3D printing was developed in the 1980s  but it was not until recently that affordable desktop printers became commercially available. Lately, the dissemination of 3D printing has been remarkable and the sales of desktop 3D printers costing less than 5,000 USD increased by 69.7% in 2015 to reach a total of 278,385 units sold worldwide . The greater availability of 3D printers will arguably lower the threshold for researchers in the life sciences to produce their own custom-made research tools. The do-it-yourself manufacturing revolution has the potential to bring some research technologies that were previously out of reach due to high equipment costs into low-resource environments, including laboratories in developing countries and schools. Indeed, over the past years, several groups worldwide have started to develop do-it-yourself research tools such as micropipettes, micromanipulators, syringe pumps, and webcam-based microscopes [3–5].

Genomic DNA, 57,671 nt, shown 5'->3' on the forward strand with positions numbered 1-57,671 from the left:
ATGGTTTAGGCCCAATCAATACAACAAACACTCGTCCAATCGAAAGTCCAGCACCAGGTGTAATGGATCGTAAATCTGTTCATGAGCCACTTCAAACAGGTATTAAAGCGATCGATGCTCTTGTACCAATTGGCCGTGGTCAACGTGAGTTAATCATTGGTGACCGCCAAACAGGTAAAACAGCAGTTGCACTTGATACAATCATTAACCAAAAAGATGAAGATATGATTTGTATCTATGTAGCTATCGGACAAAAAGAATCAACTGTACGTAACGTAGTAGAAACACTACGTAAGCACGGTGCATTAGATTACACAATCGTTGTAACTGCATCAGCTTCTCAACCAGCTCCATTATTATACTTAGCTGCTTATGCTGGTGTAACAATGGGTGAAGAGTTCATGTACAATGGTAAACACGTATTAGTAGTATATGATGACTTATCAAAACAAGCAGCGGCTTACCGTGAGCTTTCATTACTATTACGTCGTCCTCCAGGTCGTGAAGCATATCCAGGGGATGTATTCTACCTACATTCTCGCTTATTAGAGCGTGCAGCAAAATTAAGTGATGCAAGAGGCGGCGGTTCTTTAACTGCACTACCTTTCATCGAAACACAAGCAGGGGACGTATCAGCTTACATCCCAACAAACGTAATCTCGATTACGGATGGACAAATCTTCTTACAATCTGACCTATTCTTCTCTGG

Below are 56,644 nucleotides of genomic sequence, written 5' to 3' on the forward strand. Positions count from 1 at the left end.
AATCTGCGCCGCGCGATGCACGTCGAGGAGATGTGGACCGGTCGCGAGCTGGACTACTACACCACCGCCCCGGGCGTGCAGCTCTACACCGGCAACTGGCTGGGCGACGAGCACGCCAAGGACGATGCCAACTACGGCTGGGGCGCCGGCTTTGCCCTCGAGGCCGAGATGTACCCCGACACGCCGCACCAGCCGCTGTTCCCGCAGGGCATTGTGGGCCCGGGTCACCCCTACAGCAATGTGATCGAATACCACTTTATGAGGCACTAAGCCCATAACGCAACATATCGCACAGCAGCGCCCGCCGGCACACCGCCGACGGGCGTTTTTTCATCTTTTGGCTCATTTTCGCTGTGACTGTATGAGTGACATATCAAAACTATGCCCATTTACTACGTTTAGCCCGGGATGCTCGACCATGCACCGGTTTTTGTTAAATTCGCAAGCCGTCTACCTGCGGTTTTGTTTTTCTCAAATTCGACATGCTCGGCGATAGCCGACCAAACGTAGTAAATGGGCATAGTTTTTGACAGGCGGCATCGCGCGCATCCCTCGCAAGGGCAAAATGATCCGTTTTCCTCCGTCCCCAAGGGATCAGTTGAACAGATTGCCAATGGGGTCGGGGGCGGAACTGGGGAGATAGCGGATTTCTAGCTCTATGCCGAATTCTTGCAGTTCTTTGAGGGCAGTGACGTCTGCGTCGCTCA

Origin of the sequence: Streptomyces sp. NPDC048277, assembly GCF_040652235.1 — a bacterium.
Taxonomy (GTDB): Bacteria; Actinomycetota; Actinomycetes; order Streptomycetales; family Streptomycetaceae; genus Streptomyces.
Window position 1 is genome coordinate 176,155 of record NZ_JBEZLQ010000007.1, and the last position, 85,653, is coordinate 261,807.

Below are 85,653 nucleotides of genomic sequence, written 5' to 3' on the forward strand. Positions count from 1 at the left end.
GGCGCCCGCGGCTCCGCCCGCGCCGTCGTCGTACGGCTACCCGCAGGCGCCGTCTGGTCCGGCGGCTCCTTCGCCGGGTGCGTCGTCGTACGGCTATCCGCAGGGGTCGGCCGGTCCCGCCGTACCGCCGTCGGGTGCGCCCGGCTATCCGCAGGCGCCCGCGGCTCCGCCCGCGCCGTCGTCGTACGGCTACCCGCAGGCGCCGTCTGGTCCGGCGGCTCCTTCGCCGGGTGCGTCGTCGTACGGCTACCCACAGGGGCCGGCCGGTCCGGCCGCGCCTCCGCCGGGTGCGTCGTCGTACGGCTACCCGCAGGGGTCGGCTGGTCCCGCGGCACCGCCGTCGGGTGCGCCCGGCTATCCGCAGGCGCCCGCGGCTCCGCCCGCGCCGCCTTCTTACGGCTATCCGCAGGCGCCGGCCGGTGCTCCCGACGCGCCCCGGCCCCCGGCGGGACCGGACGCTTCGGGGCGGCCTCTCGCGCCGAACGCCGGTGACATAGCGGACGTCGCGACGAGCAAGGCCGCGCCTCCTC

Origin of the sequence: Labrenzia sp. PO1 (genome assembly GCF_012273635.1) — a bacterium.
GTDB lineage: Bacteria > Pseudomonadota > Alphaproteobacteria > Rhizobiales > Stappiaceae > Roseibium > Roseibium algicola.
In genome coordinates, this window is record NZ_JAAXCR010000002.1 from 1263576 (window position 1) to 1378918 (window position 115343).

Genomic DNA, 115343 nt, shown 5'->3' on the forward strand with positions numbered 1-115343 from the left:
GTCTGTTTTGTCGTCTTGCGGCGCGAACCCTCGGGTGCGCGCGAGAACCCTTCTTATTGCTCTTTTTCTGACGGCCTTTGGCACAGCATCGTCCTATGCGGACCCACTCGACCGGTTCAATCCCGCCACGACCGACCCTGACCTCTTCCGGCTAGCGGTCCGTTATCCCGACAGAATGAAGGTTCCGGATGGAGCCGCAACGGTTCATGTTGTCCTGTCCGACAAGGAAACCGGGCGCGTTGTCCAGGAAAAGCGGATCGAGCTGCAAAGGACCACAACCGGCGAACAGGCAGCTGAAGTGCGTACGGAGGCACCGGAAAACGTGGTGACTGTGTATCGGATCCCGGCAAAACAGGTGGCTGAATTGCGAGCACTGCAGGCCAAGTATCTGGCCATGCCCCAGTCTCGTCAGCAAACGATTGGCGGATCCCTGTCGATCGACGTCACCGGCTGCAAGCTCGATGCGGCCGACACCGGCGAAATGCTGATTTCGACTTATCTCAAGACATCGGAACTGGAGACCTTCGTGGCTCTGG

Microscopy is a central technique in biomedical research. In particular, time-lapse imaging is useful as it allows for the study of cell dynamics both in vitro an in vivo. However, live cell imaging is one of the areas where high prices of commercially available systems have restricted this methodology mostly to well-funded research institutions. One of the main reasons behind the high prices of live imaging systems is the need for strict environmental control to guarantee normal cell behavior during the imaging period. Thus, additional expensive equipment is required to maintain stable and optimal temperature and pH conditions for cell growth, to minimize exposure to light to reduce phototoxicity, and to minimize evaporation to avoid changes in osmolarity [6, 7].